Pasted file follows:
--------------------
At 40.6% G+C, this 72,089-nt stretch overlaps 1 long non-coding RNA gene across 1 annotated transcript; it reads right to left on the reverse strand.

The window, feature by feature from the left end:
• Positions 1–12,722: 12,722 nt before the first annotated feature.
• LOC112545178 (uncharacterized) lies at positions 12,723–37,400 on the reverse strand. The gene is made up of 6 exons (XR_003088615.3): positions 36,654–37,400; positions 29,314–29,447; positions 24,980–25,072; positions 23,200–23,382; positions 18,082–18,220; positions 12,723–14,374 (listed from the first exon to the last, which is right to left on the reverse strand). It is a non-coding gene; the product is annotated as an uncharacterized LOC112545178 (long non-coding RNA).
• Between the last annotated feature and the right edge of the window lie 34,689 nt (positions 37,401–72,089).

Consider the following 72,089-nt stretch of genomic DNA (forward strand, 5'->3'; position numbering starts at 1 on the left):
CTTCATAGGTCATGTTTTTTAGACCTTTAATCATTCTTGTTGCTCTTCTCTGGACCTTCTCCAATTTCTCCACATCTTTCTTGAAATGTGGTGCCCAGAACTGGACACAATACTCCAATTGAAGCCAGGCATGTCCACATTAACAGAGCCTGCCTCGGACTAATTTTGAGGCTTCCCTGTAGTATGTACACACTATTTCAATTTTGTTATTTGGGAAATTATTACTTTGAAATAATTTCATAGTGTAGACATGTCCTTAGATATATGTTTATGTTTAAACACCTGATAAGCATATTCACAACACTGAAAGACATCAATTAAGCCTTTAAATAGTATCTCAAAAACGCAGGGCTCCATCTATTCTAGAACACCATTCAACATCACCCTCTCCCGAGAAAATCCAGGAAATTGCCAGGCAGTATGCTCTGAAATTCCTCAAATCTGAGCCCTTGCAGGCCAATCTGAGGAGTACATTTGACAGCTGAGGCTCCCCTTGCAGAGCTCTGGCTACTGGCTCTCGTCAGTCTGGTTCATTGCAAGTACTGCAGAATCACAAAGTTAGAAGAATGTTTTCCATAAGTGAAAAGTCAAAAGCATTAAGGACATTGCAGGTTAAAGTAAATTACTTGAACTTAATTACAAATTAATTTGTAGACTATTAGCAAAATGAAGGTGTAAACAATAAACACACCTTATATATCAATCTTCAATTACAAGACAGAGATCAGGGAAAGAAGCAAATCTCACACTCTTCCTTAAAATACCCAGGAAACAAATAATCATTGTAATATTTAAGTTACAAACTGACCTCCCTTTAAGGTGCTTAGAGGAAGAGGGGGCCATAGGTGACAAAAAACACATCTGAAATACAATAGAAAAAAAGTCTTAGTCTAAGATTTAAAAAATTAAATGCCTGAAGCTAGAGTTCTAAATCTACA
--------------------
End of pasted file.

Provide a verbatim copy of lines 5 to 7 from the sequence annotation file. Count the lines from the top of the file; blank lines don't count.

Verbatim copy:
• Between the last annotated feature and the right edge of the window lie 34,689 nt (positions 37,401–72,089).

Consider the following 72,089-nt stretch of genomic DNA (forward strand, 5'->3'; position numbering starts at 1 on the left):
CTTCATAGGTCATGTTTTTTAGACCTTTAATCATTCTTGTTGCTCTTCTCTGGACCTTCTCCAATTTCTCCACATCTTTCTTGAAATGTGGTGCCCAGAACTGGACACAATACTCCAATTGAAGCCAGGCATGTCCACATTAACAGAGCCTGCCTCGGACTAATTTTGAGGCTTCCCTGTAGTATGTACACACTATTTCAATTTTGTTATTTGGGAAATTATTACTTTGAAATAATTTCATAGTGTAGACATGTCCTTAGATATATGTTTATGTTTAAACACCTGATAAGCATATTCACAACACTGAAAGACATCAATTAAGCCTTTAAATAGTATCTCAAAAACGCAGGGCTCCATCTATTCTAGAACACCATTCAACATCACCCTCTCCCGAGAAAATCCAGGAAATTGCCAGGCAGTATGCTCTGAAATTCCTCAAATCTGAGCCCTTGCAGGCCAATCTGAGGAGTACATTTGACAGCTGAGGCTCCCCTTGCAGAGCTCTGGCTACTGGCTCTCGTCAGTCTGGTTCATTGCAAGTACTGCAGAATCACAAAGTTAGAAGAATGTTTTCCATAAGTGAAAAGTCAAAAGCATTAAGGACATTGCAGGTTAAAGTAAATTACTTGAACTTAATTACAAATTAATTTGTAGACTATTAGCAAAATGAAGGTGTAAACAATAAACACACCTTATATATCAATCTTCAATTACAAGACAGAGATCAGGGAAAGAAGCAAATCTCACACTCTTCCTTAAAATACCCAGGAAACAAATAATCATTGTAATATTTAAGTTACAAACTGACCTCCCTTTAAGGTGCTTAGAGGAAGAGGGGGCCATAGGTGACAAAAAACACATCTGAAATACAATAGAAAAAAAGTCTTAGTCTAAGATTTAAAAAATTAAATGCCTGAAGCTAGAGTTCTAAATCTACA